and then the central tetrahedron removed. We have the triple-edged 3-tet, in which 3 tets share an edge. This is possible because 3 x 70.53 degrees = 211.59 degrees, which is sufficiently smaller than 360 degrees that the floppiness allows for 148.41 degrees to be distributed between the tets. The planar projection of this onto a plane parallel to the plane of the 3 tets’s centroids, when bent to equiangular, is three identical triangles meeting at a vertex, akin to the radiation warning logo.


    Cf. A000577, A000105.




    Jonathan Vos Post, Jun 02 2006


  2. #2 Blake Stacey
    March 7, 2007

    Um, looks like you need to close a superscript tag, before “is homeomorphic to a pure simplicial complex.”

  3. #3 Mark C. Chu-Carroll
    March 7, 2007

    Thanks Blake. Fixed now.

  4. #4 John Armstrong
    March 7, 2007

    Many of the early results about manifolds in topology were done using triangulations of manifolds

    And part of each of those proofs was a justification that your choice of triangulation didn’t change your answer. Many of those arguments (in low dimensions) are streamlined by the fact that there’s a finite list of “moves” so that any two triangulations of a manifold are related by a finite sequence of those moves. If the result is left invariant under each move, it doesn’t depend on the choice of triangulation.

    So why care about that? Because those “moves” on triangulations form the morphisms of a category! Your invariant goes from being a function on manifold to a functor on the category of triangulated manifolds. And studying the equations your functor has to satisfy leads to a lot of interesting mathematical structures, like the Zamolodchikov tetrahedron equation.

  5. #5 Jonathan Vos Post
    March 8, 2007

    From: Phil Fraundorf
    Date (v1): Thu, 9 Mar 2006 19:48:43 GMT (50kb)
    Date (revised v2): Tue, 6 Mar 2007 22:51:43 GMT (195kb)

    A simplex model for layered niche networks

    Authors: P. Fraundorf
    Comments: 10 pages, 9 figures, 16 references,
    cf. this http URL
    Subj-class: Physics and Society; Other

    The standing crop of correlations in metazoan communities may be assessed by an inventory of niche structures focused inward and outward from the physical boundaries of skin (self), gene-pool (family), and meme-pool (culture). We consider tracking the progression from three and four correlation layers in many animal communities, to five of six layers for the shared adaptation of most humans, with an attention-slice model that maps the niche-layer focus of individuals onto the 6-variable space of a 5-simplex. The measure puts questions about the effect, on culture and species, of policy and natural events into a common context, and may help explore the impact of electronically-mediated codes on community health.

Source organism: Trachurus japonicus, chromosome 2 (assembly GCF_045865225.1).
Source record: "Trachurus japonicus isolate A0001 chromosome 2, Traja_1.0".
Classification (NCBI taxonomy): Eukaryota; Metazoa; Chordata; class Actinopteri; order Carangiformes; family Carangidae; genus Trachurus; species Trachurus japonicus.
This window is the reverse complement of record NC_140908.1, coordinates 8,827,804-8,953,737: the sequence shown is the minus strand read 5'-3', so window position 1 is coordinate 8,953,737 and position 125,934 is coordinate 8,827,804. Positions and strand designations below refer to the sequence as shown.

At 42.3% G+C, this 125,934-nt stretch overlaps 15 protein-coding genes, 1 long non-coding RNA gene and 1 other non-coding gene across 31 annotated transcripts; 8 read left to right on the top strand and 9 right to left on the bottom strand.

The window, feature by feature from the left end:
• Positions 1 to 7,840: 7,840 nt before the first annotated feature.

6. #6 Walt
    March 11, 2007

    John: I didn’t know that. What is the list of moves called?

    It’s probably worth mentioning that not all manifolds have a triangulation.

  7. #7 Jonathan Vos Post
    April 7, 2007

    I’ve been computing the hypervolumes of various 4-dimensional polytopes in Euclidean space, and in hyperbolic space of constant negative curvature. My work is slow, as visualization comes only in flashes, after much effort. But the results trickle in, a polytope at a time. In several cases, I’ve found things that I simply couldn’t locate in the literature, although it seems that they must have been known, as they deal with shapes known for a century.

    It is conventional to “pentatopalize” the polytope, dividing it into 4-D simplices, and simply adding up the hypervolumes of each in the simplicial complex. The pentatope’s hypervolume in Euclidean space is the Cayley-Menger determinant. In the cases I’ve considered, symmetries allow me to side-step the computationally intense pentatopalization. No software package available that I know does this in general. Experts that I ask suggest that I write such software, and they’ll cheer from the sidelines. My last 6-month software contract was at $82.50/hour; I really can’t afford to write “spec” software, with a family to support.

    In curved space, the problem is more subtle, but the theory is well-established.

    In Einstein-Minkowski space, there are unsolved elementary problems.

    I’d also like to know even a tiny fraction as much as John Armstrong on the subject that he mentions.